Computers are becoming ubiquitous in health and education, and it is expected that nurses from undergraduate nursing programmes are computer literate when they enter the workforce. Similarly nurse educators are expected to be computer literate to model the use of information technology in their workplace. They are expected to use email for communication and a range of computer applications for presentation of course materials and reports. Additionally as more courses are delivered in flexible mode educators require more comprehensive computing skills, including confidence and competence in a range of applications. A cohort of nurse educators from one tertiary institution was surveyed to assess their perceived computer literacy and how they attained this. A questionnaire that covered seven domains of computer literacy was used to assess this. The results were illuminating and identified specific training needs for this group. Their perceived lack of skill with Groupwise email and the student database program are of concern as these are essential tools for nurse educators at this polytechnic.

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  • Towards a social ontology of improvised sound work

    Russell, B. (2010)

    Book item
    Christchurch Polytechnic Institute of Technology, Te Wānanga Ōtautahi

    Improvised sound work is one of the key areas of inter-generic hybridity in contemporary music. Any attempt to identify a social role and agree on a cultural meaning for such improvisational practice must grapple first with issues of definition. These issues are especially acute for emerging hybrid practices because their practical development outstrips the ability of the available critical/ideological structures to provide useful and generally agreed definitions for them.

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  • Storm over the Starship: A geosemiotic analysis of brand co-ownership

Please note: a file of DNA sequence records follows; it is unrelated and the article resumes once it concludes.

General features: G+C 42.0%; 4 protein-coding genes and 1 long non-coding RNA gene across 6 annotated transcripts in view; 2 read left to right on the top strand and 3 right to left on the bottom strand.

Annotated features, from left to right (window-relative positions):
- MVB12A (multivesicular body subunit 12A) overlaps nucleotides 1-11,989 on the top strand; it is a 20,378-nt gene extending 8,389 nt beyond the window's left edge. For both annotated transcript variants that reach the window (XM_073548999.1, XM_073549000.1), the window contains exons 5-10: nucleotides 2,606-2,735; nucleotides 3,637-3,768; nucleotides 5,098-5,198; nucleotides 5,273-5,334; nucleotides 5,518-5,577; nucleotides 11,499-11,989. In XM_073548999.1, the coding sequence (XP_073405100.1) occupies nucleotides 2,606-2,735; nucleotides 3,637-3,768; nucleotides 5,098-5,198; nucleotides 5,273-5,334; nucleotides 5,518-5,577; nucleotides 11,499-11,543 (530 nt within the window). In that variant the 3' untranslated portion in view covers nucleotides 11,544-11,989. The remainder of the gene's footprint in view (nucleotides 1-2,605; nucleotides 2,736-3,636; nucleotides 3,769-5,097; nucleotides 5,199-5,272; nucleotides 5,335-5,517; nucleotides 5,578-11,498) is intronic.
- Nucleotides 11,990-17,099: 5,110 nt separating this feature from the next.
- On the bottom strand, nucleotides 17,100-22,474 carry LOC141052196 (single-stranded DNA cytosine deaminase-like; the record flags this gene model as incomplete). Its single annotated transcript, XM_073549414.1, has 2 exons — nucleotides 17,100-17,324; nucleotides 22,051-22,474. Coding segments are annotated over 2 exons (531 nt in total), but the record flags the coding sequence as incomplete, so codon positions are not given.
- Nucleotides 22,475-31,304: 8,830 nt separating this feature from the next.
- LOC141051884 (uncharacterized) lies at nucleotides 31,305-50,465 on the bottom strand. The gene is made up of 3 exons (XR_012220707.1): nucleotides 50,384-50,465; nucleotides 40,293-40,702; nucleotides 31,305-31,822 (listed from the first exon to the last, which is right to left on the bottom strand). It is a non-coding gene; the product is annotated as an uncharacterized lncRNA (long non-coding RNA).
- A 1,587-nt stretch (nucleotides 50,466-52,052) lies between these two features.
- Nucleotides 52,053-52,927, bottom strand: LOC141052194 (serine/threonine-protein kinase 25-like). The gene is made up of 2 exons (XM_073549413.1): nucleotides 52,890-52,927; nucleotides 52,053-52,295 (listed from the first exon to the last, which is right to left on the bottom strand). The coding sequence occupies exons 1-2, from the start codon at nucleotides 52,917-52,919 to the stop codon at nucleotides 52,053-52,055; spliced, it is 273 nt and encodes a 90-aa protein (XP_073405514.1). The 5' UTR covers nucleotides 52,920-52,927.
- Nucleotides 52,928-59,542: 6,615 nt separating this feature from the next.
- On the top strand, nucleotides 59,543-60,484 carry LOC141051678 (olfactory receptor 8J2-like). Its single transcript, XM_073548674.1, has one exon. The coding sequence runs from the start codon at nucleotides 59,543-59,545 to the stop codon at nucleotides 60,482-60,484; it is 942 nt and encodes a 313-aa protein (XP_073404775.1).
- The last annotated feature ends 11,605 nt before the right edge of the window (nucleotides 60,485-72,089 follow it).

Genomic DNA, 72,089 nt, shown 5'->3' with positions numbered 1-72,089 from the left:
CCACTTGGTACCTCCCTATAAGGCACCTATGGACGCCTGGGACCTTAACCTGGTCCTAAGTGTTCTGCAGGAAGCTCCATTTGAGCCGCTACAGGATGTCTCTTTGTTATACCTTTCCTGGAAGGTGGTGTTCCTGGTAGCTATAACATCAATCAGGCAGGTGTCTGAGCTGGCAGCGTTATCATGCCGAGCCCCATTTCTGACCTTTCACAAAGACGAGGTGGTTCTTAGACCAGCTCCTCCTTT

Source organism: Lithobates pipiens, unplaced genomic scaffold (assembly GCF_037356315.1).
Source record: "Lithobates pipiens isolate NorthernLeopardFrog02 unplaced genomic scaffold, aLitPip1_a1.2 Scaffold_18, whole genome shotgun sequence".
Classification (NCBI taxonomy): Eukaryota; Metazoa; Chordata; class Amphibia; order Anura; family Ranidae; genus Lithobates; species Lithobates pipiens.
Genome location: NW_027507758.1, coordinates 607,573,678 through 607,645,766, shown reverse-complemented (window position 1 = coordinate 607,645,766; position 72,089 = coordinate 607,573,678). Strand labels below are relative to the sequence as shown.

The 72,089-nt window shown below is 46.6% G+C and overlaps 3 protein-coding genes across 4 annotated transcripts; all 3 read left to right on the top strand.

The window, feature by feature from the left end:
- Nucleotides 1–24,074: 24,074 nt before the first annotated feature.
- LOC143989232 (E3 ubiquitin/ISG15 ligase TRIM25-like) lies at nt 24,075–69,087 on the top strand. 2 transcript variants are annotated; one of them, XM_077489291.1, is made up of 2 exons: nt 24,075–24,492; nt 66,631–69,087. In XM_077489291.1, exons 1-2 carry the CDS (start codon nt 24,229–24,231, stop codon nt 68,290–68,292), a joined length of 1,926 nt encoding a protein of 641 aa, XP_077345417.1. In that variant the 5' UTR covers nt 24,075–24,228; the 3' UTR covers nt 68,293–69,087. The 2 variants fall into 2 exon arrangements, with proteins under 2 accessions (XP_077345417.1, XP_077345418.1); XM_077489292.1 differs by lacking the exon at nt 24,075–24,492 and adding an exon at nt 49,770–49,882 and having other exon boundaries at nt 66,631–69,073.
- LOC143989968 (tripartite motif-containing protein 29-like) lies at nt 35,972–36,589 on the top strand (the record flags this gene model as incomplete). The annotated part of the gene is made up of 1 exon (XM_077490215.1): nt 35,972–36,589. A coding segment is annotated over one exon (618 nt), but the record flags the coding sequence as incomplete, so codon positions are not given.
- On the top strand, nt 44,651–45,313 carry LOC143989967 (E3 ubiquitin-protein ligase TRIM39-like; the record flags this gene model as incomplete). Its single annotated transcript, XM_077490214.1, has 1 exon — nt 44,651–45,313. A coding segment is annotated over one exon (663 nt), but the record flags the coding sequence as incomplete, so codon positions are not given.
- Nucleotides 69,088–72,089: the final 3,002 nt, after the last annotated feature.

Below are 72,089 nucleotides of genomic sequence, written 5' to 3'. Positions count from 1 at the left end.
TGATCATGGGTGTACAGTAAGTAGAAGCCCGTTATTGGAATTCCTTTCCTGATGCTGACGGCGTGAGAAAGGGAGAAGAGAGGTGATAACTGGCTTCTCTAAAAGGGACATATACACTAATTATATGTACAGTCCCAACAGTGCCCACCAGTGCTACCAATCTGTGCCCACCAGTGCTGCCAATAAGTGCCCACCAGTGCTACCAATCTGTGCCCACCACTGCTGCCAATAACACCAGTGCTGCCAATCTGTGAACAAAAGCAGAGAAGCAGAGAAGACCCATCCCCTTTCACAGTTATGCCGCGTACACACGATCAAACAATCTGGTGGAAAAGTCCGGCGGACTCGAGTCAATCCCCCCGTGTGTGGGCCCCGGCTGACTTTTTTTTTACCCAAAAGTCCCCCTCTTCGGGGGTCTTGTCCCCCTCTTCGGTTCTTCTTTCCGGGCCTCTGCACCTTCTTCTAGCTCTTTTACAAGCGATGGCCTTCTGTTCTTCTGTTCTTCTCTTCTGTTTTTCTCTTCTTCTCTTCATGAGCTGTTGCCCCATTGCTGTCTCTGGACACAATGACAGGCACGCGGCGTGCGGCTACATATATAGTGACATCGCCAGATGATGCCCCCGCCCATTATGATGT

Conroy, DM; Brookes, R (2011)

    Book item
    The University of Auckland Library

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  • Maori Education and Achievement

    McKinley, E.; Hoskins, Te Kawehau (2011)

    Book item
    The University of Auckland Library

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  • Interrupting Perpetual Flight

    Bywater, Jonathan (2009)

    Book item
    The University of Auckland Library

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  • Philosophical perspectives on music's expressiveness

    Davies, Stephen (2001)

    Book item
    The University of Auckland Library

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  • Face Value. Perception and Knowledge of Others’ Happiness

    Zamuner, Edoardo (2009)

    Book item
    The University of Auckland Library

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  • Child Nutrition Guidelines and Gender

    Jonas, Monique (2014)

    Book item
    The University of Auckland Library

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  • Auckland's Centrepiece: Unsettled Identities, Unstable Monuments

    Bell, Leonard (2006)

    Book item
    The University of Auckland Library

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  • Some key issues in post-admission language assessment

    Read, John (2016)

    Book item
    The University of Auckland Library

    This chapter introduces the volume by briefly outlining trends in English-medium higher education internationally, but with particular reference to post-entry language assessment (PELA) in Australian universities. The key features of a PELA are described, in contrast to a placement test and an international proficiency test. There is an overview of each of the other chapters in the book, providing appropriate background information on the societies and education systems represented: Australia, Canada, Hong Kong, the USA, New Zealand, Oman and South Africa. This is followed by a discussion of three themes running through several chapters. The first is how to validate post-admission language assessments; the second is the desirability of obtaining feedback from the test-takers; and the third is the extent to which a PELA is diagnostic in nature.